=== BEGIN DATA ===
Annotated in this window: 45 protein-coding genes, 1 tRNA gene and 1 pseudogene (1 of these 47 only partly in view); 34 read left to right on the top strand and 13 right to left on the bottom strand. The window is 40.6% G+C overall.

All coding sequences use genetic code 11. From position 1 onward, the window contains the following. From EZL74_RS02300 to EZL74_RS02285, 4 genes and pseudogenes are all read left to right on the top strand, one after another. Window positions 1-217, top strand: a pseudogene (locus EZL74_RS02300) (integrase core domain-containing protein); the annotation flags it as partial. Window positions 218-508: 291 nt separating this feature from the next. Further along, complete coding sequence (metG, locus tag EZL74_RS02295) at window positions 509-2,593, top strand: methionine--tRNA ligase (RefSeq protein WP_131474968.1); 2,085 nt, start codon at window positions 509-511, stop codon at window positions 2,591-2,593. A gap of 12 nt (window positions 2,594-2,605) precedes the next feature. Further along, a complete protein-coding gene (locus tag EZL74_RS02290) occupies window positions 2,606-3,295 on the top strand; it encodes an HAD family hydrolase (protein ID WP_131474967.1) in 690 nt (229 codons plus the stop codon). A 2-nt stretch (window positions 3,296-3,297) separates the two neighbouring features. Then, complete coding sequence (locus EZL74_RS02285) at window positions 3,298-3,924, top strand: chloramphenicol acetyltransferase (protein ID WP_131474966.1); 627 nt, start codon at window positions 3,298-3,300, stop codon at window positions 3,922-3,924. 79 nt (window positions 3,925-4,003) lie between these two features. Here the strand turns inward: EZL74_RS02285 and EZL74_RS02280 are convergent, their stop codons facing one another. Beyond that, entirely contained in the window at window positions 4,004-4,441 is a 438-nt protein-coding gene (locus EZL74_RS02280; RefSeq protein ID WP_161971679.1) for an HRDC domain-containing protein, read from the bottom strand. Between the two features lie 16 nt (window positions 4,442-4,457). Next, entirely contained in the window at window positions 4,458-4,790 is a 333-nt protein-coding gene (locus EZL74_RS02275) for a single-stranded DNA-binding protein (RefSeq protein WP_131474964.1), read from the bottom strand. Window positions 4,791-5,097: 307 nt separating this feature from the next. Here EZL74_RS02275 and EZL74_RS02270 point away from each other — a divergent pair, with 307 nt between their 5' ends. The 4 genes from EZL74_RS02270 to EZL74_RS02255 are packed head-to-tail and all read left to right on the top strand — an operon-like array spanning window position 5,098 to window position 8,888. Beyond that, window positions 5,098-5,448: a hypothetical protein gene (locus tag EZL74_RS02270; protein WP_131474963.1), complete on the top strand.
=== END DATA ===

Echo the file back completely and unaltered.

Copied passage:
Annotated in this window: 45 protein-coding genes, 1 tRNA gene and 1 pseudogene (1 of these 47 only partly in view); 34 read left to right on the top strand and 13 right to left on the bottom strand. The window is 40.6% G+C overall.

All coding sequences use genetic code 11. From position 1 onward, the window contains the following. From EZL74_RS02300 to EZL74_RS02285, 4 genes and pseudogenes are all read left to right on the top strand, one after another. Window positions 1-217, top strand: a pseudogene (locus EZL74_RS02300) (integrase core domain-containing protein); the annotation flags it as partial. Window positions 218-508: 291 nt separating this feature from the next. Further along, complete coding sequence (metG, locus tag EZL74_RS02295) at window positions 509-2,593, top strand: methionine--tRNA ligase (RefSeq protein WP_131474968.1); 2,085 nt, start codon at window positions 509-511, stop codon at window positions 2,591-2,593. A gap of 12 nt (window positions 2,594-2,605) precedes the next feature. Further along, a complete protein-coding gene (locus tag EZL74_RS02290) occupies window positions 2,606-3,295 on the top strand; it encodes an HAD family hydrolase (protein ID WP_131474967.1) in 690 nt (229 codons plus the stop codon). A 2-nt stretch (window positions 3,296-3,297) separates the two neighbouring features. Then, complete coding sequence (locus EZL74_RS02285) at window positions 3,298-3,924, top strand: chloramphenicol acetyltransferase (protein ID WP_131474966.1); 627 nt, start codon at window positions 3,298-3,300, stop codon at window positions 3,922-3,924. 79 nt (window positions 3,925-4,003) lie between these two features. Here the strand turns inward: EZL74_RS02285 and EZL74_RS02280 are convergent, their stop codons facing one another. Beyond that, entirely contained in the window at window positions 4,004-4,441 is a 438-nt protein-coding gene (locus EZL74_RS02280; RefSeq protein ID WP_161971679.1) for an HRDC domain-containing protein, read from the bottom strand. Between the two features lie 16 nt (window positions 4,442-4,457). Next, entirely contained in the window at window positions 4,458-4,790 is a 333-nt protein-coding gene (locus EZL74_RS02275) for a single-stranded DNA-binding protein (RefSeq protein WP_131474964.1), read from the bottom strand. Window positions 4,791-5,097: 307 nt separating this feature from the next. Here EZL74_RS02275 and EZL74_RS02270 point away from each other — a divergent pair, with 307 nt between their 5' ends. The 4 genes from EZL74_RS02270 to EZL74_RS02255 are packed head-to-tail and all read left to right on the top strand — an operon-like array spanning window position 5,098 to window position 8,888. Beyond that, window positions 5,098-5,448: a hypothetical protein gene (locus tag EZL74_RS02270; protein WP_131474963.1), complete on the top strand.